Last year, we attempted to keep a wall timeline with our history readings.    We ran into a couple of problems with that.
The first problem was that because it had to fit on the WALL, we were limited in space.  I only allowed half a page for each century.  This might be fine if you want to do a simple “list” style timeline, but not so much if you want to add images.   We very quickly ran out of space in certain centuries, with lots of blank spots in others.
The other problem is that it KEPT FALLING DOWN.   So in the end…we ditched it.  It was just too frustrating.
So, for this year, we decided to start again, and this time we are doing a timeline notebook.   I also decided to switch curriculums to Ambleside Online, beginning with Year 1 – another good reason to start fresh.  (Why we switched to AO…well that’s a topic for another time ;-)
The basic setup is similar to our wall timeline.  The opening page starts with Creation:
Then we have a two page spread for events prior to 2000 BC.  Regardless of if you hold to a “young earth” or “old earth” view of origins, many dates before this are in dispute, and I just didn’t want to get into that with my very young students.  
Then after that, we have a two page spread for each century until the present, with a tab to divide the ‘BC’ years from the ‘AD’  years.   I inserted our family (including grandparents) in their appropriate spaces too (the kids are featured on the AD 2000 page.) 

 The additional tabs in the back are for adding any appropriate notebook pages, maps, or other documents and projects we may do as we go along. There is one tab for each major era: Ancients, Medieval, Renaissance and Reformation, Early Modern, and Modern. We haven’t done a whole lot that with that yet, however, other than to add a notebook page about our artist for the term.

At the end of every AO week, we add the figures for any historical people we studied that week.   Already, we’re starting to discover who lived around the same time as whom.   Over time, we’ll start to see even more of the big picture and make even more connections.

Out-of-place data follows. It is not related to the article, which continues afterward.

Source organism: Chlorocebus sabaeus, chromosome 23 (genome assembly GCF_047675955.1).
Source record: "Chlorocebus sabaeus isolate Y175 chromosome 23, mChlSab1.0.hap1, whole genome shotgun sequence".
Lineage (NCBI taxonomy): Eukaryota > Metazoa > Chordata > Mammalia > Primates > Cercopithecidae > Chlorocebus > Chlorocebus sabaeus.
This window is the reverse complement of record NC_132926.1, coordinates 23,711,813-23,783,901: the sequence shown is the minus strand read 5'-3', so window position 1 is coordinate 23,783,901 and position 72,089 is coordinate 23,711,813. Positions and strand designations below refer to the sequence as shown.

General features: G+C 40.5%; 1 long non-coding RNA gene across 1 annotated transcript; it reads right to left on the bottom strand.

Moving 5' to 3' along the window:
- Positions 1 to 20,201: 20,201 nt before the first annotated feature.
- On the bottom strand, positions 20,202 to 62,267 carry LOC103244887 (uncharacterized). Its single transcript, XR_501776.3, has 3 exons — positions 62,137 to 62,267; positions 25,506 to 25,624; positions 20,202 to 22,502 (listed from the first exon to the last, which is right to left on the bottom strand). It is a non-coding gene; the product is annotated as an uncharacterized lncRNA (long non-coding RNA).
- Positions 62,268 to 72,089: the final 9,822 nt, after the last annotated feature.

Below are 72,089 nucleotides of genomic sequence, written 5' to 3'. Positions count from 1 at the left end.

It is my intention to continue with this same notebook for AO Years 1-6, which represents the first “pass” through history.   For Years 7-12 (the second “pass” through history), we’ll probably look into keeping a true Book of Centuries – something like this.  Each of my younger children will begin their own notebook when they start AO Year 1, when they are around 6.5-7 years old.
Oh…and about our timeline figures: many of them were taken from the Homeschool in the Woods Timeline figures CD, and the rest I did a simple search on Google to find images for the figures that weren’t included in the set.  I continue to use the Homeschool in the Woods figures because I have them, but if I could go back and do it over again, I’m not sure that I would buy the CD.  While they are lovely, it is just as easy to search on Google for an appropriate image as to search the CD and Google has the advantage of being free.  (All that to say, if you’re on a budget, I’d recommend saving your money for something else.)   I went through and printed a full set of figures for the entirety of AO Year 1, organized by weeks ahead of time.   This is a necessity for me, because the chances of it actually getting done if I don’t organize ahead of time are slim to none.   It’s a little tedious, but then it’s done for the whole year (and the document saved for future students!!)  Later on down the road, I may let each child decide who they want to include in their notebook – perhaps when they are old enough to search for and print their own images.   We’ll see.  For now this system is working well for us.